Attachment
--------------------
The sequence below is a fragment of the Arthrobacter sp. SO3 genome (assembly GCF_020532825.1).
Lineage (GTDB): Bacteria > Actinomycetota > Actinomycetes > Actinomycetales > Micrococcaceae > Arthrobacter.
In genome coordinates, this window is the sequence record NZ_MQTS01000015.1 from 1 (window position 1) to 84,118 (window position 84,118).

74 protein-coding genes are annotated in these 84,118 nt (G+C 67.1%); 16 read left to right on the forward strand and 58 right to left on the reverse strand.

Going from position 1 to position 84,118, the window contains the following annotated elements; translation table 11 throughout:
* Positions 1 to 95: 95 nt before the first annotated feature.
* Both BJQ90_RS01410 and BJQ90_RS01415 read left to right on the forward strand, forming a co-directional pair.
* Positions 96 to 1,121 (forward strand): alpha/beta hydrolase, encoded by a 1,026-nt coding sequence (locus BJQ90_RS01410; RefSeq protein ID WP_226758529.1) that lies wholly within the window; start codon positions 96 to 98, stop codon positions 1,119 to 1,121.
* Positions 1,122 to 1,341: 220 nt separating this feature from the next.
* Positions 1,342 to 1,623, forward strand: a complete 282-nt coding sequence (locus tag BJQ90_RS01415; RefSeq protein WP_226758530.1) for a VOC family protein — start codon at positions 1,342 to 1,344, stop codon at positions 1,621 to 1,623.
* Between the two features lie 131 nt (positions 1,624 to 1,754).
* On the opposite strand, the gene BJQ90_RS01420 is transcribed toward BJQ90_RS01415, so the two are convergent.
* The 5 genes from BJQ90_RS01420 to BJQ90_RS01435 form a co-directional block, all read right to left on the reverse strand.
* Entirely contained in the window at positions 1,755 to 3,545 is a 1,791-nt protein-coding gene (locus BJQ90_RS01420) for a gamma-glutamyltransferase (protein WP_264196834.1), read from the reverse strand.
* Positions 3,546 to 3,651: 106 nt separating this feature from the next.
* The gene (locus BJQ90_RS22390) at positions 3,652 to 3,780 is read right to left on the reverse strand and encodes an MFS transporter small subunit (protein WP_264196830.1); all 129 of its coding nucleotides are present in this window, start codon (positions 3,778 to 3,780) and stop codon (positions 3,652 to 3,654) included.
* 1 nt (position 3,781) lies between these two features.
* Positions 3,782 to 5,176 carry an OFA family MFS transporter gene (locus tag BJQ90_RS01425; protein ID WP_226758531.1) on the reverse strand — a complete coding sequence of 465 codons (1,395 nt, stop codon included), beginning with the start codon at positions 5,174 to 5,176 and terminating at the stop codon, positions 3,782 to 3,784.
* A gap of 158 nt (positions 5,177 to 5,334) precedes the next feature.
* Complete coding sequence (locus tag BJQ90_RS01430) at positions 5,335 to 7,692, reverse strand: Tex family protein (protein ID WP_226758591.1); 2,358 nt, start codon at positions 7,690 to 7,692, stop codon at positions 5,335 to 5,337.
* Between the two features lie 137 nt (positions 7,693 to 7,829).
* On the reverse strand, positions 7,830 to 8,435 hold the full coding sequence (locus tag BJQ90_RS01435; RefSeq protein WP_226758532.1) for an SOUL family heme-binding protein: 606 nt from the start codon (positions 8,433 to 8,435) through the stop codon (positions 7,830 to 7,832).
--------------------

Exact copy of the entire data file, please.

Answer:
The sequence below is a fragment of the Arthrobacter sp. SO3 genome (assembly GCF_020532825.1).
Lineage (GTDB): Bacteria > Actinomycetota > Actinomycetes > Actinomycetales > Micrococcaceae > Arthrobacter.
In genome coordinates, this window is the sequence record NZ_MQTS01000015.1 from 1 (window position 1) to 84,118 (window position 84,118).

74 protein-coding genes are annotated in these 84,118 nt (G+C 67.1%); 16 read left to right on the forward strand and 58 right to left on the reverse strand.

Going from position 1 to position 84,118, the window contains the following annotated elements; translation table 11 throughout:
* Positions 1 to 95: 95 nt before the first annotated feature.
* Both BJQ90_RS01410 and BJQ90_RS01415 read left to right on the forward strand, forming a co-directional pair.
* Positions 96 to 1,121 (forward strand): alpha/beta hydrolase, encoded by a 1,026-nt coding sequence (locus BJQ90_RS01410; RefSeq protein ID WP_226758529.1) that lies wholly within the window; start codon positions 96 to 98, stop codon positions 1,119 to 1,121.
* Positions 1,122 to 1,341: 220 nt separating this feature from the next.
* Positions 1,342 to 1,623, forward strand: a complete 282-nt coding sequence (locus tag BJQ90_RS01415; RefSeq protein WP_226758530.1) for a VOC family protein — start codon at positions 1,342 to 1,344, stop codon at positions 1,621 to 1,623.
* Between the two features lie 131 nt (positions 1,624 to 1,754).
* On the opposite strand, the gene BJQ90_RS01420 is transcribed toward BJQ90_RS01415, so the two are convergent.
* The 5 genes from BJQ90_RS01420 to BJQ90_RS01435 form a co-directional block, all read right to left on the reverse strand.
* Entirely contained in the window at positions 1,755 to 3,545 is a 1,791-nt protein-coding gene (locus BJQ90_RS01420) for a gamma-glutamyltransferase (protein WP_264196834.1), read from the reverse strand.
* Positions 3,546 to 3,651: 106 nt separating this feature from the next.
* The gene (locus BJQ90_RS22390) at positions 3,652 to 3,780 is read right to left on the reverse strand and encodes an MFS transporter small subunit (protein WP_264196830.1); all 129 of its coding nucleotides are present in this window, start codon (positions 3,778 to 3,780) and stop codon (positions 3,652 to 3,654) included.
* 1 nt (position 3,781) lies between these two features.
* Positions 3,782 to 5,176 carry an OFA family MFS transporter gene (locus tag BJQ90_RS01425; protein ID WP_226758531.1) on the reverse strand — a complete coding sequence of 465 codons (1,395 nt, stop codon included), beginning with the start codon at positions 5,174 to 5,176 and terminating at the stop codon, positions 3,782 to 3,784.
* A gap of 158 nt (positions 5,177 to 5,334) precedes the next feature.
* Complete coding sequence (locus tag BJQ90_RS01430) at positions 5,335 to 7,692, reverse strand: Tex family protein (protein ID WP_226758591.1); 2,358 nt, start codon at positions 7,690 to 7,692, stop codon at positions 5,335 to 5,337.
* Between the two features lie 137 nt (positions 7,693 to 7,829).
* On the reverse strand, positions 7,830 to 8,435 hold the full coding sequence (locus tag BJQ90_RS01435; RefSeq protein WP_226758532.1) for an SOUL family heme-binding protein: 606 nt from the start codon (positions 8,433 to 8,435) through the stop codon (positions 7,830 to 7,832).